India is known to be one of the oldest civilizations in the world with a rich heritage, culture, and tradition. It is also home to religions such as Hinduism, Buddhism, Jainism, and Sikhism. Hinduism is the largest ethnic religion and the world’s third-largest religions with about 1 billion followers.
India has more than 2-million temples dedicated to hundreds of gods across the country. Some of the temples date back to thousands of years, while others are newly erected. Each temple is dedicated to a different deity. The Badrinath Temple and Brihadishvara Temple are just two of the most famous temples in the country.
Temples can be found across India, from the hilly areas of the Himalayas to the mountains of Ladakh, and from the forgotten villages of Tamil Nadu to the caves of Maharashtra. You can even find them in the deserts of Rajasthan.
Forms and designs of Hindu temples
Hindu temples can take on two forms, either a house or a palace. A house-themed temple is a simple shelter which serves as a deity’s home, while a temple is a place where the devotee visits, similar to how one would visit a friend or relative.
According to ancient Sanskrit texts, the appropriate site for a temple is near water and gardens, where lotus and flowers bloom, and where animals can rest without the fear of injury or harm.
The design of a Hindu temple follows a geometrical design called Vastu-Purusha-Mandala. Mandala means circle, Purusha is a universal essence at the core of Hindu tradition, and Vastu means the dwelling structure.
A Hindu temple is a symbolic reconstruction of the universe and universal principles that make everything in its function. It reflects the core beliefs of the individual spiritual experience towards moksha, awareness of self, the discovery of higher truths, true nature of reality, and a consciousness that is liberated and content.
Functions of Hindu temples
In ancient and medieval India, Hindu temples served as the heart of important social, economic, artistic and intellectual functions. South Indian temples managed regional development function, such as irrigation projects, land reclamation, post-disaster relief, and recovery. These activities were paid for by donations collected from the devotees.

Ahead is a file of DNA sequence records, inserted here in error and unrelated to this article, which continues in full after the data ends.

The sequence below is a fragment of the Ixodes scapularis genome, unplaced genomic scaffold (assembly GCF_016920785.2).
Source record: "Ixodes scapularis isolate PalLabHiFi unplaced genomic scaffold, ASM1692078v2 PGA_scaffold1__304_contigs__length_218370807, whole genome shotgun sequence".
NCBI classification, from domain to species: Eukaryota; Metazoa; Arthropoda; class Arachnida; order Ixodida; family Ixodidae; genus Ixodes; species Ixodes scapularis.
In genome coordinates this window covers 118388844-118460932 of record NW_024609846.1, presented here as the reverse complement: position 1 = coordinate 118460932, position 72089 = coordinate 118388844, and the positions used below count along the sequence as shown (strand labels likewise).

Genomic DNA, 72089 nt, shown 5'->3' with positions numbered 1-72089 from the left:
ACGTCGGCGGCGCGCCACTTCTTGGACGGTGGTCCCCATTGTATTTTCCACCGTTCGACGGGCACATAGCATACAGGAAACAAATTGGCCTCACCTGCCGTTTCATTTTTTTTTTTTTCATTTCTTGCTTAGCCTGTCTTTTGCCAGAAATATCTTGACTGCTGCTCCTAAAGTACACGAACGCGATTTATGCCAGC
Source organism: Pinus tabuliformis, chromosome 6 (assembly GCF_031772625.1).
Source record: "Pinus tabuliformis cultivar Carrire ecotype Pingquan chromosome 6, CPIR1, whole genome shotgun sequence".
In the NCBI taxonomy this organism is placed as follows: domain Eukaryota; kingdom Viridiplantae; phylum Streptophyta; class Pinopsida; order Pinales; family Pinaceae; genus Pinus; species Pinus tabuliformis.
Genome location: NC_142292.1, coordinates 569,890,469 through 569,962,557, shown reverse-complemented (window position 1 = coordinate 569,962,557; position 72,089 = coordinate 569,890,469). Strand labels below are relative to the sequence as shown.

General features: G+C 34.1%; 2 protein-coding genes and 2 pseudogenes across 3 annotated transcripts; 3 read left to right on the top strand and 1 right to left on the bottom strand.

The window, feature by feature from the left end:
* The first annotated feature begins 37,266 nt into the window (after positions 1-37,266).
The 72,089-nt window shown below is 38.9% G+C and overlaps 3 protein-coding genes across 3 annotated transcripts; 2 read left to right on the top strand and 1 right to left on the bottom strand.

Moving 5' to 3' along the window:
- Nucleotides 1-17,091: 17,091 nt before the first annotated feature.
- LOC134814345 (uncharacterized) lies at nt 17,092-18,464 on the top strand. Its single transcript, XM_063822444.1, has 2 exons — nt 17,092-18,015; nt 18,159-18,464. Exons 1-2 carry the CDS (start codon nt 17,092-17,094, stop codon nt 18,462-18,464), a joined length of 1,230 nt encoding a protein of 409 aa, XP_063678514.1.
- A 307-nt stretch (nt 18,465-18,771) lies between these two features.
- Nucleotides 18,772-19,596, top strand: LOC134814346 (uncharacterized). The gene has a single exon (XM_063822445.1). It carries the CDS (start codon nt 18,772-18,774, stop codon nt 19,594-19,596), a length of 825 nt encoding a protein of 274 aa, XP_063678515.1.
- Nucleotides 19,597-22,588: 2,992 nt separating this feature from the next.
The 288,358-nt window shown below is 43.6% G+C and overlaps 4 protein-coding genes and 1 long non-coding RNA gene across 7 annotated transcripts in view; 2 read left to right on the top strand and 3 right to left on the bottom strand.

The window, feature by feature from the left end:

The donations received were from many different sources, ranging from kings, queens, officials in the kingdom, to merchants, priests, and shepherds. Temples also managed lands and would provide employment to the poorest. Some temples with a large treasury also served as banks.
Over time, Hindu temples became wealthy from grants and donations from royal patrons as well as private individuals. They became employers and patrons of economic activity and sponsored land reclamation and infrastructure improvements including building facilities such as water tanks, irrigation canals, and new roads.
Styles and arts of Hindu temples
Hindu temples incorporate different methods of construction and styles, some styles include cave temples and stepwell temples. Cave temples such as Chandrabhaga, Chalukya, and Ellora are carved from a single piece of rock as a complete temple or carved in a cave to look like the interior of a temple.
Stepwell temple compounds such as the Mata Bhavani, Ankol Mata, and Huccimallugudi, are commonly found in arid western parts of India such as Rajasthan and Gujarat. Hindu communities built a large walk-in well that served as the source of water in dry months and social meeting places.
These stepwells or vavs which they are sometimes called, are decorated with intricate art reliefs on the walls, with numerous idols and images of Hindu deities, water spirits, and erotic symbolism. They were named after Hindu deities such as Mata Bhavani"s Stepwell, Ankol Mata Vav, and Sikotari Vav.
Best 9 temples to visit in India
These temples are located all across India. Some of them have been around for centuries while others were built recently.
There is a huge difference between South Indian and North Indian temples. The biggest difference is that South Indian temples are generally bigger than North Indian temples.
It is recommended for you to visit the temples with a guide. They can inform you about the history, religion, architecture styles and customs of the temples.
||Date of construction
|Minakshi Sundareshvara Temple
||Madurai, Tamil Nadu
||Hall of 1,000 Pillars, a set of musical pillars, and Art Museum
||The Shiv Lingam, towering Gopuram which is 200ft tall, and the top cupola which weighs 81 tons
||Halls, shrines, and pavilions that are made of stone
||3.3 feet-tall black stone idol of Lord Badrinarayan and idols of 15 other deities
||Bodhi tree, gold-painted statue of Buddha
||The Garhwal Himalayan range near the Mandakini River